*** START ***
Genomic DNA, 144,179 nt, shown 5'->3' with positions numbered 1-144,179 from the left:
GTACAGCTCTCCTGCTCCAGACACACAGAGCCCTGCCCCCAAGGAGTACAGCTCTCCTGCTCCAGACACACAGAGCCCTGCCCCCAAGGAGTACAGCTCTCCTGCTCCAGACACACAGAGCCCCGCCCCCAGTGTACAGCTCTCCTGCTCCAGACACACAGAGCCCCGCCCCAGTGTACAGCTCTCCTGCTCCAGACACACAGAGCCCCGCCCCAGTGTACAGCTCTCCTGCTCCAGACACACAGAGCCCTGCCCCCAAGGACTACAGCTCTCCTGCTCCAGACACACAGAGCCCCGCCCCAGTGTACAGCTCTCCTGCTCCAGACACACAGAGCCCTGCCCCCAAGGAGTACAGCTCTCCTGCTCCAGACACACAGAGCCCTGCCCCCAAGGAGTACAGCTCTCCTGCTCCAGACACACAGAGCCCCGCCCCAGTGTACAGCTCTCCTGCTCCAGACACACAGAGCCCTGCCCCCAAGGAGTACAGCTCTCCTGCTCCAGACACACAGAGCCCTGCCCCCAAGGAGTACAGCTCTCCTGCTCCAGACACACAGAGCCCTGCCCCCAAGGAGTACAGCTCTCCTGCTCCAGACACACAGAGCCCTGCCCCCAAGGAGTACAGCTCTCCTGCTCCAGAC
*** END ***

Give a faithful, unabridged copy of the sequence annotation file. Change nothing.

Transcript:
Genomic DNA, 144,179 nt, shown 5'->3' with positions numbered 1-144,179 from the left:
GTACAGCTCTCCTGCTCCAGACACACAGAGCCCTGCCCCCAAGGAGTACAGCTCTCCTGCTCCAGACACACAGAGCCCTGCCCCCAAGGAGTACAGCTCTCCTGCTCCAGACACACAGAGCCCCGCCCCCAGTGTACAGCTCTCCTGCTCCAGACACACAGAGCCCCGCCCCAGTGTACAGCTCTCCTGCTCCAGACACACAGAGCCCCGCCCCAGTGTACAGCTCTCCTGCTCCAGACACACAGAGCCCTGCCCCCAAGGACTACAGCTCTCCTGCTCCAGACACACAGAGCCCCGCCCCAGTGTACAGCTCTCCTGCTCCAGACACACAGAGCCCTGCCCCCAAGGAGTACAGCTCTCCTGCTCCAGACACACAGAGCCCTGCCCCCAAGGAGTACAGCTCTCCTGCTCCAGACACACAGAGCCCCGCCCCAGTGTACAGCTCTCCTGCTCCAGACACACAGAGCCCTGCCCCCAAGGAGTACAGCTCTCCTGCTCCAGACACACAGAGCCCTGCCCCCAAGGAGTACAGCTCTCCTGCTCCAGACACACAGAGCCCTGCCCCCAAGGAGTACAGCTCTCCTGCTCCAGACACACAGAGCCCTGCCCCCAAGGAGTACAGCTCTCCTGCTCCAGAC